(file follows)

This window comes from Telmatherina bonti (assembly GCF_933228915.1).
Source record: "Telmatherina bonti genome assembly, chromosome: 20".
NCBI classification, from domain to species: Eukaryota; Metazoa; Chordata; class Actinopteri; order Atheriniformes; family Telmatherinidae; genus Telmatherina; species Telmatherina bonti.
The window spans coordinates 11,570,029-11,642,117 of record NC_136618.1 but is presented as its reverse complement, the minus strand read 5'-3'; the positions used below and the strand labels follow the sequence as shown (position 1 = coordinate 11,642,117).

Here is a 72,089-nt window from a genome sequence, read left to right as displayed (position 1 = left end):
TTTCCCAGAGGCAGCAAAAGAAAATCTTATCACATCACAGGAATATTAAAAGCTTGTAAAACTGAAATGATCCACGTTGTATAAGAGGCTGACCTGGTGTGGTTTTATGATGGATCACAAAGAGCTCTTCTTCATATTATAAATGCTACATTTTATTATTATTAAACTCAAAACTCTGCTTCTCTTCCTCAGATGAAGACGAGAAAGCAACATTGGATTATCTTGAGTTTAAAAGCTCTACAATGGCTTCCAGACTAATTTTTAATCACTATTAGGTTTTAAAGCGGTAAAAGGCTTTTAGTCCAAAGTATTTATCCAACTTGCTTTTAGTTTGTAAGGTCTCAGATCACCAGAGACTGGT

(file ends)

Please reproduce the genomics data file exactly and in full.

This window comes from Telmatherina bonti (assembly GCF_933228915.1).
Source record: "Telmatherina bonti genome assembly, chromosome: 20".
NCBI classification, from domain to species: Eukaryota; Metazoa; Chordata; class Actinopteri; order Atheriniformes; family Telmatherinidae; genus Telmatherina; species Telmatherina bonti.
The window spans coordinates 11,570,029-11,642,117 of record NC_136618.1 but is presented as its reverse complement, the minus strand read 5'-3'; the positions used below and the strand labels follow the sequence as shown (position 1 = coordinate 11,642,117).

Here is a 72,089-nt window from a genome sequence, read left to right as displayed (position 1 = left end):
TTTCCCAGAGGCAGCAAAAGAAAATCTTATCACATCACAGGAATATTAAAAGCTTGTAAAACTGAAATGATCCACGTTGTATAAGAGGCTGACCTGGTGTGGTTTTATGATGGATCACAAAGAGCTCTTCTTCATATTATAAATGCTACATTTTATTATTATTAAACTCAAAACTCTGCTTCTCTTCCTCAGATGAAGACGAGAAAGCAACATTGGATTATCTTGAGTTTAAAAGCTCTACAATGGCTTCCAGACTAATTTTTAATCACTATTAGGTTTTAAAGCGGTAAAAGGCTTTTAGTCCAAAGTATTTATCCAACTTGCTTTTAGTTTGTAAGGTCTCAGATCACCAGAGACTGGT